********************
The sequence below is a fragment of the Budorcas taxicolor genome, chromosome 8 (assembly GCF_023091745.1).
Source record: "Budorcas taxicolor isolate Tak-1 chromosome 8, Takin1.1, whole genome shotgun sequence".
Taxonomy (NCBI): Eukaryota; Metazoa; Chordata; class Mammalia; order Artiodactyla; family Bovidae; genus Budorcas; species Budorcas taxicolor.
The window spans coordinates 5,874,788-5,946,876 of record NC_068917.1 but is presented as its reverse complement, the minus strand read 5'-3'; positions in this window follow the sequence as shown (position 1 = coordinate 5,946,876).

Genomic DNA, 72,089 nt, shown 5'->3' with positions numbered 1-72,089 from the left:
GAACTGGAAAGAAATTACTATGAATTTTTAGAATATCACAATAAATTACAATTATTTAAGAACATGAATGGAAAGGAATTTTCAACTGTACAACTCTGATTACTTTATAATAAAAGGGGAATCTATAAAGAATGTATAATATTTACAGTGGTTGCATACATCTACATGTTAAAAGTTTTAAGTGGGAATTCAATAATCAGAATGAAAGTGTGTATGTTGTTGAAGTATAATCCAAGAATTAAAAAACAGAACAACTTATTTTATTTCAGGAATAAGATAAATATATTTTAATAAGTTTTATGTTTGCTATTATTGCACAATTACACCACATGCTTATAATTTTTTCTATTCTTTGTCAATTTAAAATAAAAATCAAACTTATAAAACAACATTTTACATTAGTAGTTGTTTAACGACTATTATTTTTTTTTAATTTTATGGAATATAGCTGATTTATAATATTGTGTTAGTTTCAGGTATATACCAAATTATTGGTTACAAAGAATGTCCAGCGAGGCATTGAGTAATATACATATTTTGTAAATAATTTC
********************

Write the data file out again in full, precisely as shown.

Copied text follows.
The sequence below is a fragment of the Budorcas taxicolor genome, chromosome 8 (assembly GCF_023091745.1).
Source record: "Budorcas taxicolor isolate Tak-1 chromosome 8, Takin1.1, whole genome shotgun sequence".
Taxonomy (NCBI): Eukaryota; Metazoa; Chordata; class Mammalia; order Artiodactyla; family Bovidae; genus Budorcas; species Budorcas taxicolor.
The window spans coordinates 5,874,788-5,946,876 of record NC_068917.1 but is presented as its reverse complement, the minus strand read 5'-3'; positions in this window follow the sequence as shown (position 1 = coordinate 5,946,876).

Genomic DNA, 72,089 nt, shown 5'->3' with positions numbered 1-72,089 from the left:
GAACTGGAAAGAAATTACTATGAATTTTTAGAATATCACAATAAATTACAATTATTTAAGAACATGAATGGAAAGGAATTTTCAACTGTACAACTCTGATTACTTTATAATAAAAGGGGAATCTATAAAGAATGTATAATATTTACAGTGGTTGCATACATCTACATGTTAAAAGTTTTAAGTGGGAATTCAATAATCAGAATGAAAGTGTGTATGTTGTTGAAGTATAATCCAAGAATTAAAAAACAGAACAACTTATTTTATTTCAGGAATAAGATAAATATATTTTAATAAGTTTTATGTTTGCTATTATTGCACAATTACACCACATGCTTATAATTTTTTCTATTCTTTGTCAATTTAAAATAAAAATCAAACTTATAAAACAACATTTTACATTAGTAGTTGTTTAACGACTATTATTTTTTTTTAATTTTATGGAATATAGCTGATTTATAATATTGTGTTAGTTTCAGGTATATACCAAATTATTGGTTACAAAGAATGTCCAGCGAGGCATTGAGTAATATACATATTTTGTAAATAATTTC